No matter the standard used to authenticate a “teacher”, if the “standard” is not established by the Human Buddha, his authentic Dhamma, and a well-focused and well-informed Sangha the results will be disjointing at best and continually distracting in practice. [6]

“Friends, listen carefully: When you have established seclusion at the root of a tree or an empty hut, and fear and terror arise, be mindful that I, the Rightly-Self-Awakened One, am consumate in knowledge and understanding, pure in behavior, unexcelled in teaching those fit to be taught. When you understand my standard, all fear and terror are abandoned.

When telling his disciples it is time to meditate, the Buddha would say “go find the root of a tree or an empty hut, and do Jhana. Jhana means concentration. hana is the sole meditation method taught by the Buddha. It is a well-concentrated mind that is able to develop the refined mindfulness necessary hold in mind the entire Eightfold Path as the framework and guidance for authentic Dhamma practice. [7]  Right Meditation – Samadhi – Jhanas

“Also, you can be mindful of the standard of my Dhamma. The Dhamma is a complete and timeless path. My Dhamma is inviting and verified by direct experience. When you understand the standard established through my Dhamma, all fear and terror are abandoned.

“Also, you can be mindful of the standard of a (well-focused and well-informed) Sangha. My Sangha is established in Four Noble Truths and practiced authentically, straightforwardly, and methodically.

“This Sangha of Dhamma Disciples is worthy of gifts, hospitality. And appropriate offerings. This Sangha is deserving of respect. Through their understanding of my Dhamma, they will bring much good-will to the world. When you understand the standard established through (a well-focused and well-informed) Sangha, all fear and terror are abandoned.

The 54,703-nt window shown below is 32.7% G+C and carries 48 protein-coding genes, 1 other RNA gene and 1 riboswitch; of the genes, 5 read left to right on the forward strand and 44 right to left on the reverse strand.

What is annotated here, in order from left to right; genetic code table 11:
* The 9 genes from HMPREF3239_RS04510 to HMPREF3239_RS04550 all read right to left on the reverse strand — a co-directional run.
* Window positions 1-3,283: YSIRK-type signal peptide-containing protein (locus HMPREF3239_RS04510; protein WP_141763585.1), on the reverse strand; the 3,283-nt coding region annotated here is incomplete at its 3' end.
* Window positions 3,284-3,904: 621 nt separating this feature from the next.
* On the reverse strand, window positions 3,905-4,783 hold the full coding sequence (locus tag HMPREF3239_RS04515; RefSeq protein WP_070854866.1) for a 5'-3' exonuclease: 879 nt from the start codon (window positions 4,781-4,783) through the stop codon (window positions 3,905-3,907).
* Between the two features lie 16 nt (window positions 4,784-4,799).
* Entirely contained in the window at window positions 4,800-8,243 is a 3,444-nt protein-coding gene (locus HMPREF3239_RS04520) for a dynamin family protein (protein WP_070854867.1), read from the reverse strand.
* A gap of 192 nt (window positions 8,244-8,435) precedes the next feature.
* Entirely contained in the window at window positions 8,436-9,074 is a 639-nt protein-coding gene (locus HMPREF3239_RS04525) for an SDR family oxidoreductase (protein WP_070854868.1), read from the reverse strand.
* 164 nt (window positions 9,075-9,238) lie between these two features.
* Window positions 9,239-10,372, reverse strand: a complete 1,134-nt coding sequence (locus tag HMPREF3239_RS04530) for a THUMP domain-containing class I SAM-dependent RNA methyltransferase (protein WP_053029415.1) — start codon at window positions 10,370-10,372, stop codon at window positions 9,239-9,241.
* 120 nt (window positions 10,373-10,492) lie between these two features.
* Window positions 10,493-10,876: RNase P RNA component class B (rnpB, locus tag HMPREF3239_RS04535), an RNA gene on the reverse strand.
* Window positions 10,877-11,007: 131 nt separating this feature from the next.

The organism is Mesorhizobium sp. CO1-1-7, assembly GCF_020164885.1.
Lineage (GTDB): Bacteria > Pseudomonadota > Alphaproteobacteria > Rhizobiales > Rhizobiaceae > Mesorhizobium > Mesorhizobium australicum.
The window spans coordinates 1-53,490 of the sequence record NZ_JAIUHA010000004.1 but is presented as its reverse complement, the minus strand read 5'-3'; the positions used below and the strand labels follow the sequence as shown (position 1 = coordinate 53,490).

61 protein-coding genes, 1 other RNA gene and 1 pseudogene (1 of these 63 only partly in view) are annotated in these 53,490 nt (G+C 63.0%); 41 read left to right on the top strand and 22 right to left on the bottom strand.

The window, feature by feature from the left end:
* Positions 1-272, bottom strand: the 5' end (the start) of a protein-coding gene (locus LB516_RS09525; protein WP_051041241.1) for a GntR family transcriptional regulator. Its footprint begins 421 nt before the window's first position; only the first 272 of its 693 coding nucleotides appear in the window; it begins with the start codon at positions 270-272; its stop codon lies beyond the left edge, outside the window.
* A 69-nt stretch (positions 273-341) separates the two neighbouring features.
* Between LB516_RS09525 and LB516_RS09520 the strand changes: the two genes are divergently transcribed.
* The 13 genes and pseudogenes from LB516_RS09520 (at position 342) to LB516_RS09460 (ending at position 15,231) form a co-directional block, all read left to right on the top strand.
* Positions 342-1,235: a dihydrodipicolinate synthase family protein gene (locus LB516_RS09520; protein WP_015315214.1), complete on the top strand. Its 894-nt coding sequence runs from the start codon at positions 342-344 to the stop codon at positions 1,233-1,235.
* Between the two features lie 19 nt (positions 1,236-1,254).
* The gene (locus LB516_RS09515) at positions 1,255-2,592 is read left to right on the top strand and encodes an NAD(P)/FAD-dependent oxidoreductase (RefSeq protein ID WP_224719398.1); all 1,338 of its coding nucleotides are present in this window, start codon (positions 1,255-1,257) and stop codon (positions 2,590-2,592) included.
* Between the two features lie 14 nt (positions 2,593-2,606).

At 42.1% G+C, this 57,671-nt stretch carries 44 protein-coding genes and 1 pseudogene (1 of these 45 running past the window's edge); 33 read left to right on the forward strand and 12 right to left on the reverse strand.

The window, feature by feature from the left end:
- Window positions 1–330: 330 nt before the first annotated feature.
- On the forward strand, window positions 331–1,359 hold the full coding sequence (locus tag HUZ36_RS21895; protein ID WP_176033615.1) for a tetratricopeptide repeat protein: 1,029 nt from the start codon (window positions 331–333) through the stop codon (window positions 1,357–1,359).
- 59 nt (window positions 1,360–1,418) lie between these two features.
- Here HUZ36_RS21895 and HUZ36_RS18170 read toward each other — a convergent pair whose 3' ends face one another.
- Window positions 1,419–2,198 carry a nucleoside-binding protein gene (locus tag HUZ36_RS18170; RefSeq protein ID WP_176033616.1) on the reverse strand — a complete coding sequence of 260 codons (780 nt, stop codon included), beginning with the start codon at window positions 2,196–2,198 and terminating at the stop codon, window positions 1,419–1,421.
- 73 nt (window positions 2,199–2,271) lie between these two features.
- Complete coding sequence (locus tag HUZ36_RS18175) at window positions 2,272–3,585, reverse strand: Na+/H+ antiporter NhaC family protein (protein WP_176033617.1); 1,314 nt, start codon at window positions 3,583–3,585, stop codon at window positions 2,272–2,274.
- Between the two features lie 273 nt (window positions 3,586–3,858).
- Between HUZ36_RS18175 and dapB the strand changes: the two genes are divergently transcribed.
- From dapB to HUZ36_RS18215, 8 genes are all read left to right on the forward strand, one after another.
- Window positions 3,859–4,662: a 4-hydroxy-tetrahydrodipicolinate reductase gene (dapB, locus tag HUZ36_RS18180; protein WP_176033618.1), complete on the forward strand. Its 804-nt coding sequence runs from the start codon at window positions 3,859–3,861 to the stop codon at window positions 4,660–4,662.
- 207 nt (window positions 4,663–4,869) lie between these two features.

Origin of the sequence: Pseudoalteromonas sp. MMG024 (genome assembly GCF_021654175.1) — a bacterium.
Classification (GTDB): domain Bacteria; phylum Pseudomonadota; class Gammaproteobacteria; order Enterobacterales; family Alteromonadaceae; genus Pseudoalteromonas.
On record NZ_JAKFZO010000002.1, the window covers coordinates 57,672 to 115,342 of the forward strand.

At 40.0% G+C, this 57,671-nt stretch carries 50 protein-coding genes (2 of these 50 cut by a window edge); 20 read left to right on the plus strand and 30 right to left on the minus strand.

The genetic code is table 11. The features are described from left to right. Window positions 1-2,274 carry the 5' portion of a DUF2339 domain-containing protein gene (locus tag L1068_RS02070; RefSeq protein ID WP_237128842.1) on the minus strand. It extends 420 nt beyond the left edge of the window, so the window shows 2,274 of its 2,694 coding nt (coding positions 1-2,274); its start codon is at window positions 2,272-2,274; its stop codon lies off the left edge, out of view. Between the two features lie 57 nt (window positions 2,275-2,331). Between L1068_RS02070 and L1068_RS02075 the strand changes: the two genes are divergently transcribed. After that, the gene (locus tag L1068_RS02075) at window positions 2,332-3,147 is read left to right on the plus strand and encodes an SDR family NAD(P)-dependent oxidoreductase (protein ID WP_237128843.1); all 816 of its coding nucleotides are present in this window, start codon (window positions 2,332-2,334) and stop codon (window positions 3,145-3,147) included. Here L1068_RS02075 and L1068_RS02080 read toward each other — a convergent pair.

“Why is this true? Because the Buddha is free of greed, aversion, and fire of deluded thinking. He can not be cowardly, frightened, or quick to flee.

“In seclusion, friends, at the rot of a tree or an empty hut, established in Jhana, be mindful and take refuge in the Buddha, be mindful and take refuge in the my Dhamma, and be mindful and take refuge in a well-focused and well informed Sangha.

“Those wise disciples, practicing in this manner, are free of greed, aversion, and fire of deluded thinking. They can not be cowardly, frightened, or quick to flee.

Thise gathered were delighted in informed by the Buddha’s words.

End Of Sutta

The closing of this sutta shows the emphasis the Buddha maintained on developing and practicing his Dhamma free of the adaptations, accommodations, and widespread embellishment of his authentic Dhamma. This compulsive need to substitute a corrupt and fabricated dharma in favor of the Buddha’s Dhamma was just as common during the Buddha’s time as today. The solution is the same as well: Study and practice what a Buddha actually taught in order to become released from all troubled mind-states.

Linked Articles For Further Study

  1. Dependent Origination – The Paticca Samuppada Sutta
  2. Four Noble Truths – The Dhammacakkappavattana Sutta
  3. Eightfold Path – The Magga-Vibhanga Sutta
  4. True Refuge – The Ratana Sutta
  5. Mara And Metaphor
  6. Modern Buddhism – A Thicket Of Views
  7. Right Mindfulness And Authentic Dhamma

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Sources

My Dhamma articles and talks are based on the Buddha's teachings  (suttas) as preserved in the Sutta Pitaka, the second book of the Pali Canon. I have relied primarily on Thanissaro Bhikkhu’s excellent and insightful translation of the Pali generously made freely available at his website Dhammatalks.org, as well as the works of Acharya Buddharakkhita, Nyanaponika Thera, John Ireland, Maurice Walsh, Hellmuth Hecker, and Sister Khema, among others, as preserved at Access To Insight.

Also, I have found Bhikkhu Bodhi's translations from Wisdom Publications Pali Canon Anthologies to be most informative and an excellent resource.

I have made edits to the suttas from these sources for further clarity, to modernize language, to minimize repetition, and maintain contextual relevance to Dependent Origination and Four Noble Truths.


Becoming-Buddha.com and Dhamma articles and recordings by John Haspel are licensed under a Creative Commons Attribution-NonCommercial-NoDerivatives 4.0 International License.